Open Access, Culture, and Modeling the Way

I believe gobsmacked is the word I’m looking for.

David Lewis, Dean of the University Library at Indiana University-Purdue University Indianapolis, is an accomplished library administrator and a thoughtful commentator on library issues. His 1988 “Inventing the Electronic University” is a seminal article in the field.

And perhaps that’s why I was so troubled by what happened recently.

On April 21th I participated in an Association of Colleges and Research Libraries (ACRL) webinar in which Lewis discussed a number of key challenges and ways forward for academic libraries. He described our future as a winding, sometimes unclear, pathway but with a number of very critical decision points. These were specific directions necessary for academic libraries to remain successful.

His not so subtle message was that our unique “value proposition” was being undermined and we need to respond vigorously if we are to remain relevant.

The talk was overflowing with interesting and valuable insights. Here are three:

1. We need to transition the academic library and the academy to open access as the normative mode of scholarly communications (a transition that requires new financial models, better support for campus scholarship, and new services).

2. We need to support processes and infrastructure that make scholarly e-monographs less expensive to produce and available as open access.

3. We need to actively work to change cultures to enable the above two imperatives (among a number of other imperatives Lewis mentioned). Since culture change is massive and difficult, Lewis recommended starting not with our most demanding users (faculty) but with the less demanding undergraduates.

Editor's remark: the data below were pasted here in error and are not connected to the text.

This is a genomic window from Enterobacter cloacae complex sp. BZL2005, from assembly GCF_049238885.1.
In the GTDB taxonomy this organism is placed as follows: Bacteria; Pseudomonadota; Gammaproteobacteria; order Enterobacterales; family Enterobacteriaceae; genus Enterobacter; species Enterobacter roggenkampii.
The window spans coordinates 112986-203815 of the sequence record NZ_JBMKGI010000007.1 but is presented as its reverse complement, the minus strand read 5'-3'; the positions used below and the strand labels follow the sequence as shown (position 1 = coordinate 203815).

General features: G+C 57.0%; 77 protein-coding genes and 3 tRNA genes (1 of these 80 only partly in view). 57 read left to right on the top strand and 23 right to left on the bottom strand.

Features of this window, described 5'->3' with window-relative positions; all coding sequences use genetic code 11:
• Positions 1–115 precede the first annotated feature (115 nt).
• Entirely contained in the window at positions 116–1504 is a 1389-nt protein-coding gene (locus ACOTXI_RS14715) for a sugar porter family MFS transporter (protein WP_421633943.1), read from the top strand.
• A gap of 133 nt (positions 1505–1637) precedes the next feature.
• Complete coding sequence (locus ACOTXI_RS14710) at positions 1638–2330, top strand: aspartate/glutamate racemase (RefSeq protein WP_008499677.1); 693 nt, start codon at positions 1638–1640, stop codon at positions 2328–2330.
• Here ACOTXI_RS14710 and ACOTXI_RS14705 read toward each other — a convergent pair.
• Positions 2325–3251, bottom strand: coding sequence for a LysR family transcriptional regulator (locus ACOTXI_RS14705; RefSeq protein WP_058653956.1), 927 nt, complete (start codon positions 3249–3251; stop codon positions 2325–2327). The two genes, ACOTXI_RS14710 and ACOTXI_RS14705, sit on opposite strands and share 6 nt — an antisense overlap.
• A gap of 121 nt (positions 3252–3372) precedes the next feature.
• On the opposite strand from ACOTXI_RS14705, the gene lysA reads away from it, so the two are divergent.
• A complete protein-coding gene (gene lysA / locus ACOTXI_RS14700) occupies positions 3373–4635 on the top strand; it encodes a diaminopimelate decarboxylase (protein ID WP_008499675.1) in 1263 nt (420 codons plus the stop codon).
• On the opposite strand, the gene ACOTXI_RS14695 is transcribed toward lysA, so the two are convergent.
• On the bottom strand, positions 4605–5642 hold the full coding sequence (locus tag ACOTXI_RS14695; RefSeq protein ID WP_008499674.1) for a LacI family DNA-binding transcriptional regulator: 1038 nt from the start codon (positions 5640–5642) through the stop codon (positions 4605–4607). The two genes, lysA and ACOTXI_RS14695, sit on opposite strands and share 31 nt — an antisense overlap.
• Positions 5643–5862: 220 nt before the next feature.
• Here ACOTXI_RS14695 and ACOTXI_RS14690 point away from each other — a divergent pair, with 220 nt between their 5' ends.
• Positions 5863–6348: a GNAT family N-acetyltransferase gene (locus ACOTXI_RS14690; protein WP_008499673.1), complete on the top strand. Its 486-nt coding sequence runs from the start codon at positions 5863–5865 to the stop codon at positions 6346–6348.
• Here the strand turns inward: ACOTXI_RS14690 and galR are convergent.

While that last bit of advice is disturbing (undergrads as guinea pigs) what really concerns me is something else.

Lewis seems to forget that real, transformational cultural change starts with us. It starts with our own personal attitudes and behaviours.

Here’s the issue.

In May Lewis will publish his ideas in a print monograph from a commercial publisher with no open access option. Yes, you read that correctly. “Do what I say, not what I do.” Or more importantly, as Pogo (remember Pogo?) used to say “We have met the enemy and he is us.”

If library leaders cannot model the way, why would faculty even listen to us about open access let alone change their behaviour.

There is still lots of work to do. And that work needs to start with us.

Cheers, Mike Ridley
Editor-in-Chief, Open Shelf

From the Editor is a regular column from the Editor-in-Chief of Open Shelf. The views express here and throughout the magazine do not necessarily reflect the views of the Ontario Library Association or its members.

  • Ron MacKinnon

    … and let’s start closer to home. As Chris Landry pointed out here in Open Access (February 2016; only 13 of 29 CARL libraries have an OA policy posted on their sites. That’s a jaw dropper, if not quite a gobsmacker, and I suspect many more are “doing” OA cultural and technical change work, but not the crucial piece of telling the world they are. David Lewis at least “talks the talk”. The majority of CARL libraries appear not to have said their first “mommy” yet.